Intragenic DNA methylation and its role in transcription regulation
Ramos Polanco, Maria-Paz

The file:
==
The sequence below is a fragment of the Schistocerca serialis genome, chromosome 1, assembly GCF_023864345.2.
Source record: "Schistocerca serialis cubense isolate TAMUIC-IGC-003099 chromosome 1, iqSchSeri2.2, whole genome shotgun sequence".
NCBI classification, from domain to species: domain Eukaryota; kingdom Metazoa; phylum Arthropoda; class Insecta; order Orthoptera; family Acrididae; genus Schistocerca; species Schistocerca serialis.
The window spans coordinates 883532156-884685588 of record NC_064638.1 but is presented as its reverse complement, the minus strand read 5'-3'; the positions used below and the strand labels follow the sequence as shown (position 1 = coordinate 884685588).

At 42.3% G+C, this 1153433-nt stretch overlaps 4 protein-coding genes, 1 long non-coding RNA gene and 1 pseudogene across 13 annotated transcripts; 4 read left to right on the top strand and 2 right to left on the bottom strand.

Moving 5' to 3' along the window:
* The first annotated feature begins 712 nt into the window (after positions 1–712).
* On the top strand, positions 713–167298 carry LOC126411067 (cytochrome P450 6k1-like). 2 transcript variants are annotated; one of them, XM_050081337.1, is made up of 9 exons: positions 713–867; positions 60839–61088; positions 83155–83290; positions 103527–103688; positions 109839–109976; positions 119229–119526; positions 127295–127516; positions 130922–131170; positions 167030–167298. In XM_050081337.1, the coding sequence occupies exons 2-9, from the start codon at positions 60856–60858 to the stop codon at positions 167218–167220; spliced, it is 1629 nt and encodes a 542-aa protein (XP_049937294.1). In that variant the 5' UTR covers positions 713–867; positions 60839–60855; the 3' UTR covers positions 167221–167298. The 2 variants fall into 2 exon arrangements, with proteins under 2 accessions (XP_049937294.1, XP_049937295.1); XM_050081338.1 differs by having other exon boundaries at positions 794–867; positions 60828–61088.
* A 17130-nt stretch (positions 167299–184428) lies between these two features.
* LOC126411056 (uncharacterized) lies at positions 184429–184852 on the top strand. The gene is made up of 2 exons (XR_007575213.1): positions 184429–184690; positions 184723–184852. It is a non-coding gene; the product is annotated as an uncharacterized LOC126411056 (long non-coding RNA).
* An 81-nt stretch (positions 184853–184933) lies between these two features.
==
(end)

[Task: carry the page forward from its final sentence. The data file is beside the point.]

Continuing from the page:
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DNA methylation is usually correlated with the suppression of transcription when located within promoter regions. However, the absence of methylation at promoters is not an indicator of active transcription, as many inactive genes have unmethylated promoters. The role of DNA methylation outside promoters is less understood, prompting our interest in analyzing the role of DNA methylation from a genome-wide perspective.;We paradoxically found that euchromatic regions of the genome, in contrast to heterochromatin, have higher levels of DNA methylation, especially in the bodies of actively transcribed genes. Therefore, it appears that a major driver of DNA methylation being targeted to euchromatin is transcriptional activity. We pursued these findings focusing on understanding the biological role of transcription-targeted cytosine methylation (TTCM), by employing two distinct approaches of demethylating the genome.;As a first approach, a Kdm5b mouse ES cell knockdown was used, as prior findings indicated the enrichment of H3K4me3 within gene bodies in Kdm5b knockdown cells, a histone mark negatively associated with DNA methylation. Interestingly, the Kdm5b knockdown experiments did not replicate the prior published findings, with no acquisition of new H3K4me3 peaks. As expected, there was no indication of DNA methylation changes in these cells either.;Secondly, we focused on the use of the DNMT1 inhibitor 5-aza-2'-deoxycytidine (5-azaCdR). Treatment of HEK 293T cells decreased DNA methylation levels in a dose-dependent manner, which persisted as an "imprinted" memory following drug withdrawal despite recovery of growth characteristics of the treated cells indistinguishable from control cells. We identified that 5-aza-CdR treatment is mainly targeting actively transcribed, euchromatic regions of the genome. Strikingly, despite the dramatic changes in DNA methylation, we observed limited changes in protein-coding and IncRNA transcriptional levels. However, we did find evidence supporting the activation of intragenic promoters. The few induced genes had interesting features, being enriched for cellular pathways altered in cancer, suggesting that 5-aza-CdR treatment could be predisposing non-tumorigenic cells to promote cancer formation.;These new insights establish a foundation for understanding the therapeutic and toxic effects of DNA demethylating drugs in clinical use, establishing the importance of understanding global DNA methylation patterns beyond promoter regions.